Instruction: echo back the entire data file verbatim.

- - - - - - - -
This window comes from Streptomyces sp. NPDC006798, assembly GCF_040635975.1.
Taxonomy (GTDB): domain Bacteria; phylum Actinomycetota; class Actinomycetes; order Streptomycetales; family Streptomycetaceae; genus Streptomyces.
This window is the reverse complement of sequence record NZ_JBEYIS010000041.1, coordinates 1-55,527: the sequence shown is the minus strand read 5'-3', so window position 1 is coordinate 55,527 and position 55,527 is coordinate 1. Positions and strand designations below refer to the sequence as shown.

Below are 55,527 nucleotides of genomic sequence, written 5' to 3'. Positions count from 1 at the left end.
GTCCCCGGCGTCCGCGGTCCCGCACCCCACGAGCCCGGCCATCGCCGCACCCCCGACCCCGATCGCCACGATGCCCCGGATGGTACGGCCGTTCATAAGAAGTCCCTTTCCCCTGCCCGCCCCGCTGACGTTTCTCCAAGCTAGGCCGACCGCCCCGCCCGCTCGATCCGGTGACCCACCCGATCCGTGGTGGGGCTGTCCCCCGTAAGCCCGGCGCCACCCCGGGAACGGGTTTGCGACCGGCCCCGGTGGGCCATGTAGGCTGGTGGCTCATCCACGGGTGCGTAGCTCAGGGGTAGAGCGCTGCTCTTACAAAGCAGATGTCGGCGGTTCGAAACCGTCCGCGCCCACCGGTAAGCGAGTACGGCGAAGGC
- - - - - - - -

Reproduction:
This window comes from Streptomyces sp. NPDC006798, assembly GCF_040635975.1.
Taxonomy (GTDB): domain Bacteria; phylum Actinomycetota; class Actinomycetes; order Streptomycetales; family Streptomycetaceae; genus Streptomyces.
This window is the reverse complement of sequence record NZ_JBEYIS010000041.1, coordinates 1-55,527: the sequence shown is the minus strand read 5'-3', so window position 1 is coordinate 55,527 and position 55,527 is coordinate 1. Positions and strand designations below refer to the sequence as shown.

Below are 55,527 nucleotides of genomic sequence, written 5' to 3'. Positions count from 1 at the left end.
GTCCCCGGCGTCCGCGGTCCCGCACCCCACGAGCCCGGCCATCGCCGCACCCCCGACCCCGATCGCCACGATGCCCCGGATGGTACGGCCGTTCATAAGAAGTCCCTTTCCCCTGCCCGCCCCGCTGACGTTTCTCCAAGCTAGGCCGACCGCCCCGCCCGCTCGATCCGGTGACCCACCCGATCCGTGGTGGGGCTGTCCCCCGTAAGCCCGGCGCCACCCCGGGAACGGGTTTGCGACCGGCCCCGGTGGGCCATGTAGGCTGGTGGCTCATCCACGGGTGCGTAGCTCAGGGGTAGAGCGCTGCTCTTACAAAGCAGATGTCGGCGGTTCGAAACCGTCCGCGCCCACCGGTAAGCGAGTACGGCGAAGGC